A blue and red photo of the Supreme Court building.
The Supreme Court ruled that states cannot remove Donald Trump from this year’s presidential ballot for his role in the Jan. 6, 2021, attacks on the U.S. Capitol. (Getty Images)

What does the Supreme Court’s latest ruling mean for the 2024 presidential election and beyond? VCU analyst offers insight

Political science professor John Aughenbaugh frames the details and ramifications.

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The Supreme Court unanimously ruled Monday that states cannot remove Donald Trump from this year’s presidential ballot for his role in the Jan. 6, 2021, attacks on the U.S. Capitol.

John Aughenbaugh, Ph.D., a Supreme Court scholar and associate professor in Virginia Commonwealth University’s Department of Political Science, offered insight into the ruling.

What did the court actually determine in this ruling?

All the Supreme Court said was states like Colorado, Maine, Illinois – which had removed former President Trump from their ballots – all the Supreme Court said was they can’t. They cannot because the challenges were basically based on the 14th Amendment, Section 3, of the Constitution. The Supreme Court said only the United States Congress, through passing a law, could remove a presidential candidate.

The election has not been decided. If former President Trump wins enough delegates at the Republican National Convention, he will be the Republican Party nominee in November.

How might this ruling be seen through a lens of partisanship?

All nine Supreme Court justices said that what Colorado attempted to do was unconstitutional, so it wasn’t partisan. Now, did all nine agree in regards to the reasoning? No. Five [justices] quite clearly said Congress would have to pass a law defining why former President Trump’s behavior violated Section 3 of the 14th Amendment. Justice Amy Coney Barrett decided the case on “Did Colorado have the constitutional authority to do what it did?” Her answer was no.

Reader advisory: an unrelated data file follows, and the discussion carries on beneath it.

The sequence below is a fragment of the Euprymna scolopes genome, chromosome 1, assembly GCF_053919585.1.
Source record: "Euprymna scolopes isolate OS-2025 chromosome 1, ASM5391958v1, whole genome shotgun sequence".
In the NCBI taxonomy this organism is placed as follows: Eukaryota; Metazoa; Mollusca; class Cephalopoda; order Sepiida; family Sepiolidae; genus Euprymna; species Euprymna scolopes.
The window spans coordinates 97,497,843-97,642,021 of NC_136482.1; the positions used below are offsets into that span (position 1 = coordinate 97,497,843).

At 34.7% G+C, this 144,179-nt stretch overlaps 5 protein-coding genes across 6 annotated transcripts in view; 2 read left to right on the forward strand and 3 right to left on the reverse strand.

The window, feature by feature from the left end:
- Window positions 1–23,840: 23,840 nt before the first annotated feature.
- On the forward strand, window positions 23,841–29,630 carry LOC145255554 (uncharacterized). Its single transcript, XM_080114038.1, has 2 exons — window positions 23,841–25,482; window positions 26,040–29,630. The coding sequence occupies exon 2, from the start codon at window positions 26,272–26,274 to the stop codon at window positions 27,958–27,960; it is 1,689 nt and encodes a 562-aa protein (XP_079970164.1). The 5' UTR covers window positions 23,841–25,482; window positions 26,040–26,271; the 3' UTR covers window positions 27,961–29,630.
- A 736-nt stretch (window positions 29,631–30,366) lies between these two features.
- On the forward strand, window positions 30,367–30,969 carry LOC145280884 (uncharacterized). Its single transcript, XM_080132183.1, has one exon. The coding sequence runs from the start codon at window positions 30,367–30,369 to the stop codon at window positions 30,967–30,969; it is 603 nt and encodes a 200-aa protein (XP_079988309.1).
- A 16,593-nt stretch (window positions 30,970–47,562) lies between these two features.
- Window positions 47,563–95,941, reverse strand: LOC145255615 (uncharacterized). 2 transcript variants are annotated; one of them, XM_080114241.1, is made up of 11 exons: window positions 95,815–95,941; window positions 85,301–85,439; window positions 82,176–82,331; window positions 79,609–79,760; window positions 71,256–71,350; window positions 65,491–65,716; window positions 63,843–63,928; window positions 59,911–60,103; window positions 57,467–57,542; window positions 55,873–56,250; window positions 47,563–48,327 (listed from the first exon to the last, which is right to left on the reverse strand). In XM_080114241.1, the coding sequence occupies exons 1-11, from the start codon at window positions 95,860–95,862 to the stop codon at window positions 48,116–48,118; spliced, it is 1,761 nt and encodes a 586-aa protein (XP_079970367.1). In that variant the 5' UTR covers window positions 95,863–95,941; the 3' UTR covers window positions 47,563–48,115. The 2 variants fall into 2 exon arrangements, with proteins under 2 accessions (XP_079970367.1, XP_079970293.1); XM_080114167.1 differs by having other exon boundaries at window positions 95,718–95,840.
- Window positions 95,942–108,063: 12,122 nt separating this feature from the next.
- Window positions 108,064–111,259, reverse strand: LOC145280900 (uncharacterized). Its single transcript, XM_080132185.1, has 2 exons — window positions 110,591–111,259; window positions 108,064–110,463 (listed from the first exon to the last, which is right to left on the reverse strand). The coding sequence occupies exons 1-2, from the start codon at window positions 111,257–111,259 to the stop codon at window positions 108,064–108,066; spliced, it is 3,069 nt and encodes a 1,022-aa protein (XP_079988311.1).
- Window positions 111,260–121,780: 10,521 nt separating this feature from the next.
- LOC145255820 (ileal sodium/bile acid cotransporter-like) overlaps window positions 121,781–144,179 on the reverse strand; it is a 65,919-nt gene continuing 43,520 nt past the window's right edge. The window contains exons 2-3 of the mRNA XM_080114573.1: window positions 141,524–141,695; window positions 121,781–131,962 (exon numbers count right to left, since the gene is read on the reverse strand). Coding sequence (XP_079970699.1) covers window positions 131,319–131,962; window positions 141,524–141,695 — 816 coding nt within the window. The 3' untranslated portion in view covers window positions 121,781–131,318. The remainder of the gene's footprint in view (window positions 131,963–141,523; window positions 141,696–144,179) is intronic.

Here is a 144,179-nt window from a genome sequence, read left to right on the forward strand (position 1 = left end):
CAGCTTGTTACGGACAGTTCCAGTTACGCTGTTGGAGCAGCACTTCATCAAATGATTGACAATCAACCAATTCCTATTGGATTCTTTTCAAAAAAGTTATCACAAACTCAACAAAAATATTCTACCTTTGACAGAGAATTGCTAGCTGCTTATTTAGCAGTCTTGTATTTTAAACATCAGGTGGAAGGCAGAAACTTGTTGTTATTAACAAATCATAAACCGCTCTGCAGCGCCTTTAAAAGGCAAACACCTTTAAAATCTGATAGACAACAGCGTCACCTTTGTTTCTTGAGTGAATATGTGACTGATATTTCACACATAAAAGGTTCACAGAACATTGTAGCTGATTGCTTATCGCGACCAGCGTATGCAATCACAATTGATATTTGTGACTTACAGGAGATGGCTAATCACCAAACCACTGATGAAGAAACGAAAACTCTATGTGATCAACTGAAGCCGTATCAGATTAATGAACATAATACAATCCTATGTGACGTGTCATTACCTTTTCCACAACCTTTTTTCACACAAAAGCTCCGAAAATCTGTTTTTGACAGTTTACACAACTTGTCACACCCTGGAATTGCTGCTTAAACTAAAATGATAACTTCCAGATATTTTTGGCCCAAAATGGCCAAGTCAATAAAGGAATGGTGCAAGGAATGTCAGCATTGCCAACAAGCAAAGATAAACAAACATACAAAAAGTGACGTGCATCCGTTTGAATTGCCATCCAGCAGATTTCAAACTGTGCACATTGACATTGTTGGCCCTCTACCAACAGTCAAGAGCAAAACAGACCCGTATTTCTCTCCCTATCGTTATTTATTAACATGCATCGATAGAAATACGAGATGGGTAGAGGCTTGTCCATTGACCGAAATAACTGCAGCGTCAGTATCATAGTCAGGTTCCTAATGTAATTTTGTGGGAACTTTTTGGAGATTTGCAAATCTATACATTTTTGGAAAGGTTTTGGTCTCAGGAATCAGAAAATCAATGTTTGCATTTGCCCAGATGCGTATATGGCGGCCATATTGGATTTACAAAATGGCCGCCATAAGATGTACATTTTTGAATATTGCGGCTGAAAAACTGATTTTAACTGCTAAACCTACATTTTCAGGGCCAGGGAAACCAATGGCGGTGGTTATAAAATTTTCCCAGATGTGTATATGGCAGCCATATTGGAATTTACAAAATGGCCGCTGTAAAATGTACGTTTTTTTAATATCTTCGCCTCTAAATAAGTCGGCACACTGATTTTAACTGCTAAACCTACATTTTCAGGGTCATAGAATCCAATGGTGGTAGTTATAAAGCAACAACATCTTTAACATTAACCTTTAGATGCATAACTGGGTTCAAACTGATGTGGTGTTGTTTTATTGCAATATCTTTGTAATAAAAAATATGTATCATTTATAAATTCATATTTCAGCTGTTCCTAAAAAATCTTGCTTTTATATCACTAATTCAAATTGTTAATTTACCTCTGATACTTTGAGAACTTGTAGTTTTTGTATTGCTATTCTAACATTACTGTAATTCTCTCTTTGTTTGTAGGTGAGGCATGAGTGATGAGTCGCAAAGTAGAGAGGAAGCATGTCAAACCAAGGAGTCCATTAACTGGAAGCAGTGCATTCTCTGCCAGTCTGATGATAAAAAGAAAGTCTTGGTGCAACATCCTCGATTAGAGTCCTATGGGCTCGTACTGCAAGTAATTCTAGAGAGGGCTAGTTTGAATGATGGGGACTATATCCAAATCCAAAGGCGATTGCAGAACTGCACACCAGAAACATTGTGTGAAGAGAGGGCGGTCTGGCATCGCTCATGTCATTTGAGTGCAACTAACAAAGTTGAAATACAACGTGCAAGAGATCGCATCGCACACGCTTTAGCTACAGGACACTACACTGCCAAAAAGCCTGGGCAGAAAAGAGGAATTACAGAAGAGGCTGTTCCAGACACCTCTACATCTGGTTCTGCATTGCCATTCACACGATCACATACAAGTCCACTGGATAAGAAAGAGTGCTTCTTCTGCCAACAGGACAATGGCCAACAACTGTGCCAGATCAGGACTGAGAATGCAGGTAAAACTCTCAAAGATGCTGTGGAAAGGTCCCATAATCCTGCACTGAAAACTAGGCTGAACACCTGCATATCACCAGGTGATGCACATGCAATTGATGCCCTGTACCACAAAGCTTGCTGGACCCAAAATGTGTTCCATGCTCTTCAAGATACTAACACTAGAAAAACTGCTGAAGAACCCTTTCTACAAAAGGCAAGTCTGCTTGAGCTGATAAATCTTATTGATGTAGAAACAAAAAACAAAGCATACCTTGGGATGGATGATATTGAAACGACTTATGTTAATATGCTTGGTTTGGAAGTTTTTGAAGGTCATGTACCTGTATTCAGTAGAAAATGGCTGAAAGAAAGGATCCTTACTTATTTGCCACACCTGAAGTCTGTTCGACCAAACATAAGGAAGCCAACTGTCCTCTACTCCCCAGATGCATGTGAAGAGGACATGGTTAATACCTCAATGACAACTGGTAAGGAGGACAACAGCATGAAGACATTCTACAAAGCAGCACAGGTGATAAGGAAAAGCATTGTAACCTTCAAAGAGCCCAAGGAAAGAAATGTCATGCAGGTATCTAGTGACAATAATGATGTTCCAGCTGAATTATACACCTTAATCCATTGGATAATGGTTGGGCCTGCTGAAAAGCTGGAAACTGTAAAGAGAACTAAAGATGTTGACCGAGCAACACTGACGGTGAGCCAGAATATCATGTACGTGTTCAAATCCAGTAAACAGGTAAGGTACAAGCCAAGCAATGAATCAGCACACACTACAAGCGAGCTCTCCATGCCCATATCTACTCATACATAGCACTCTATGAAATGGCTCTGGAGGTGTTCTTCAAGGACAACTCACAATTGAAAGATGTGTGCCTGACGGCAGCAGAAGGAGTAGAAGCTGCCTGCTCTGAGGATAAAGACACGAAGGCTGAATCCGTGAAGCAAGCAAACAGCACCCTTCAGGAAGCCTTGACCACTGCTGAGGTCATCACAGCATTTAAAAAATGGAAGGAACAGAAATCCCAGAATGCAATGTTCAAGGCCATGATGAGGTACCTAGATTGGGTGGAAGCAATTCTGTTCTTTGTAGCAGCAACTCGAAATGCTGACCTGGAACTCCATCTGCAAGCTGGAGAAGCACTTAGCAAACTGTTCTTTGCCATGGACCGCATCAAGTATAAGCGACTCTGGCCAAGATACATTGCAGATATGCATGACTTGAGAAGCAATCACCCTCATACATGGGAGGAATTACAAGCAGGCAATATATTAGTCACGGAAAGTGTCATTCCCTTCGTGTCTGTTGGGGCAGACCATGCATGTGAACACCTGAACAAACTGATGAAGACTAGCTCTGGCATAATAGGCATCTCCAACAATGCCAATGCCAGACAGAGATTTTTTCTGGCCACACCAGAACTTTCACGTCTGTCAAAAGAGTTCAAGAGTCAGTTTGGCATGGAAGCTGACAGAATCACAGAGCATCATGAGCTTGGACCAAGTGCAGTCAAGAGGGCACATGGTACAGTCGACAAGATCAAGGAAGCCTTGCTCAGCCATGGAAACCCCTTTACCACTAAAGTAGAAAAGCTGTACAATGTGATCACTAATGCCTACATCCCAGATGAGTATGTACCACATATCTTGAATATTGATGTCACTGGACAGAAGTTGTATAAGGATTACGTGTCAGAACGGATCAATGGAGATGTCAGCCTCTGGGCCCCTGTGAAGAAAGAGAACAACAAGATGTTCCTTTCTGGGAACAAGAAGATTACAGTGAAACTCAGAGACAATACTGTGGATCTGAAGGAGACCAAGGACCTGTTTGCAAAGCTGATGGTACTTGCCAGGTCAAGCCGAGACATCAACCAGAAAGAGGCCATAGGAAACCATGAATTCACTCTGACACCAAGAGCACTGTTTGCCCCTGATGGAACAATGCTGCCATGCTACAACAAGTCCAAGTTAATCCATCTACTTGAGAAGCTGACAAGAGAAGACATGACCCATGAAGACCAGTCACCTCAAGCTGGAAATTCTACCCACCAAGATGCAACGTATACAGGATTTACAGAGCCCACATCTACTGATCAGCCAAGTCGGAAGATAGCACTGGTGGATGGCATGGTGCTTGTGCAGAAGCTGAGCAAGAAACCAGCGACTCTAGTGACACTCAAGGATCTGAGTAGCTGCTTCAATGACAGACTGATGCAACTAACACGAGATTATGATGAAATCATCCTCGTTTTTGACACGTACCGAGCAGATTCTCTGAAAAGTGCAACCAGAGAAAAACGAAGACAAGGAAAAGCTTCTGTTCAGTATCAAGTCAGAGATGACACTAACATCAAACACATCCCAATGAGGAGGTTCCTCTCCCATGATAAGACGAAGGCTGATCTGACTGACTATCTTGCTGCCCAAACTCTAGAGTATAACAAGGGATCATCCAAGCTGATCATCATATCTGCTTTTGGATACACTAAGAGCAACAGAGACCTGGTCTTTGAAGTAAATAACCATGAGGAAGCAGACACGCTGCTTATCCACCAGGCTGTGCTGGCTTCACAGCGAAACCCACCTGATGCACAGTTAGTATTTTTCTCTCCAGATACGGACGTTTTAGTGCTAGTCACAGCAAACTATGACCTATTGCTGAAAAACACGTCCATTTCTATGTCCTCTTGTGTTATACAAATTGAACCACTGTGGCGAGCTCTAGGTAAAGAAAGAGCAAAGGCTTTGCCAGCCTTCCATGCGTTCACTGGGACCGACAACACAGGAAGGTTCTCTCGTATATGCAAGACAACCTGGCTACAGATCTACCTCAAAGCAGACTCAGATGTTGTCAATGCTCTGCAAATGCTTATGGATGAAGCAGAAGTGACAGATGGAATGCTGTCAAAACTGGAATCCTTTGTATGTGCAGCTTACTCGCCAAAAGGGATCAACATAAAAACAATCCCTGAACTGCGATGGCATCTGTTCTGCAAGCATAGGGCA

The three liberal justices criticized the per curiam opinion for basically saying the only way to remove somebody from a federal office ballot in a state is Congress passing a law. They would have left the door open as to other means in which somebody like former President Trump could be removed. But it was not a partisan decision. 

What is a larger takeaway from this ruling with respect to future elections?

Most of us [constitutional law scholars] who read the transcripts or listened to the transcripts from the oral arguments last month are not surprised by the court’s ruling today. I know there have been various commentaries already provided on X and other social media where liberals are very critical of the court. But again, it was a unanimous decision.

If you listen to the oral arguments from last month, even the liberal justices were taken aback by the problem that would arise – if what Colorado did was replicated across the country – because you could have individual states removing presidential candidates from their state ballots. If you just did that in a handful of battleground states, you would effectively determine the outcome of an election – and that’s pretty awe-inspiring to think about.

I’m not entirely sure that states like Colorado, Maine, Illinois understood that this could be then used by Republican-controlled states in the future. That’s the downside of using unusual or unique legal arguments or legal cases to remove a candidate or candidates from a particular party: Once that precedent is set, then the opposition party could use the same tactics in the future.